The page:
The interior design is a sharp contrast to the old car's. Infected by Sonata, its dashboard is square, conservative and uninspiring, with no imagination at all. On the plus side, the build quality is undeniably improved. Although not quite the best of the class, it might be better than its key rivals Honda Civic and Toyota Corolla (both topple the Elantra in US sales chart). Soft-touch plastic covers the top of the dash, if not elsewhere. The faux alloy trims look decent. Predictably, equipment level is quite high, and the electronics are up to date.

Such an air of maturity can be felt in the driving as well. On the road, the new car's improved refinement is evident. Its chassis finally feels as stiff as a modern car should. The ride is much more composed, although damping could be more polished at speed. The cabin is well insulated from wind and road noise. Refinement isn't far off from the best European or Japanese rivals. Well done.

Handling is less remarkable. It is competent to handle most driving situations. It is safe and easy to drive as most buyers want. However, there is not much fun in the process. Its cornering limit is not especially high to inspire excitement. The chassis response is not especially keen to sudden changes. The steering is numb. In short, it is not intended to be a driver's car.



Depending on markets, you can choose among 4 power units: the familiar 1.6 GDI with 130 hp, a new 1.4 T-GDI turbo with similar power but more torque, a new 2.0 GDI Atkinson-cycle engine with 147 hp and a 1.6 turbo diesel with 136 hp. Experience tells us the turbo diesel should be the best performer in the real world and also the most refined, so it is worth the premium. Moreover, it is mated with a 7-speed twin-clutch gearbox. The 1.4 T-GDI also shares this gearbox. Like a diesel, it offers strong mid-range punch but there is some turbo lag low down. It is not as sweet as, say, Fiat 1.4 MultiAir turbo or Volkswagen 1.4 TSI, and it makes significantly less horsepower. The US-bounded 2.0 Atkinson-cycle engine offers more power, but it is linear rather than punchy. At least, it is much quieter and nicer to listen than the old car's 1.8-liter unit. The 6-speed automatic works seamlessly.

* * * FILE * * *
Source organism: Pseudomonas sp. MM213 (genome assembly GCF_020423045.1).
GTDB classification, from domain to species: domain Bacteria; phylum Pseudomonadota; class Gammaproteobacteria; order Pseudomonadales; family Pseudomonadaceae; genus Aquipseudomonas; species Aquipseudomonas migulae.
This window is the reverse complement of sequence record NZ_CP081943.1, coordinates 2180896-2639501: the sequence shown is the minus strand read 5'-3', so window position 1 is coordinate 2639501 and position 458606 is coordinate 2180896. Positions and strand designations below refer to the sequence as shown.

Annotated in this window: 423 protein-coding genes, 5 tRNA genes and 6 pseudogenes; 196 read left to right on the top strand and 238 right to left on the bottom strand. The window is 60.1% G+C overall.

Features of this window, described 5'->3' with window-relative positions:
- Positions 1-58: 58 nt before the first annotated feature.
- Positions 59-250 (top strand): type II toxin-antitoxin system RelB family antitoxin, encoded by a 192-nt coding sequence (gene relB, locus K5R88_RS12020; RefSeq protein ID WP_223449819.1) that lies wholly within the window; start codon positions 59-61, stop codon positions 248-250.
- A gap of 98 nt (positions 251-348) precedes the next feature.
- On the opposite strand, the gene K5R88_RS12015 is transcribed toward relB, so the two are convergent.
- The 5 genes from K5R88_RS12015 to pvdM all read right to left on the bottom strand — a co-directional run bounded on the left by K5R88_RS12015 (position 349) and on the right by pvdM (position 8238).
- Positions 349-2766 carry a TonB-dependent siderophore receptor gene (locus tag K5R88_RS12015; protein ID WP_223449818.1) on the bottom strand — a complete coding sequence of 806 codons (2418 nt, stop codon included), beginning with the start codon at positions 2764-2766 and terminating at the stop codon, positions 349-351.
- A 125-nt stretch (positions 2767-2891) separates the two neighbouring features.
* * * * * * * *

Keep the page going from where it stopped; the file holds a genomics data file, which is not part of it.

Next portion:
As seen, the strength of new Elantra is comfort, refinement and space, though they are not good enough to set new standards. Among its key rivals, Honda Civic is the closest match, but the Civic is also a bit more youthful and fun to drive. A characterless all-rounder is no longer deemed to be sufficient these days. Hyundai needs to think again what messages it wants to deliver with the Elantra.
Verdict: 
 Published on 7 Nov 2016
All rights reserved. 
Elantra Sport


Hyundai finally gives Elantra a performance treatment. It receives the 204-horsepower 1.6 direct injection turbo engine of Veloster and Kia Pro_Cee’d GT, pairing it with either a 6-speed manual or 7-speed DCT gearbox, which sounds delicious enough. Moreover, the cheap torsion-beam rear axle has been replaced with a multi-link setup – presumably transplanted from Pro_Cee’d. Its suspension’s front and rear springs have been stiffened by 14 and 22 percent respectively, while damper rate is increased by 30 percent. The footwork consists of 18-inch alloy wheels shod with 225/40 rubbers and larger brakes. Finally, the steering rack is also quickened a little bit. Outside, the front end gets pseudo intakes under the headlights to make a sportier look, while twin-exhaust and diffuser fins improve aesthetic at the rear. Inside, there are new bucket leather seats and a flat-bottom steering wheel to distinguish from lesser models.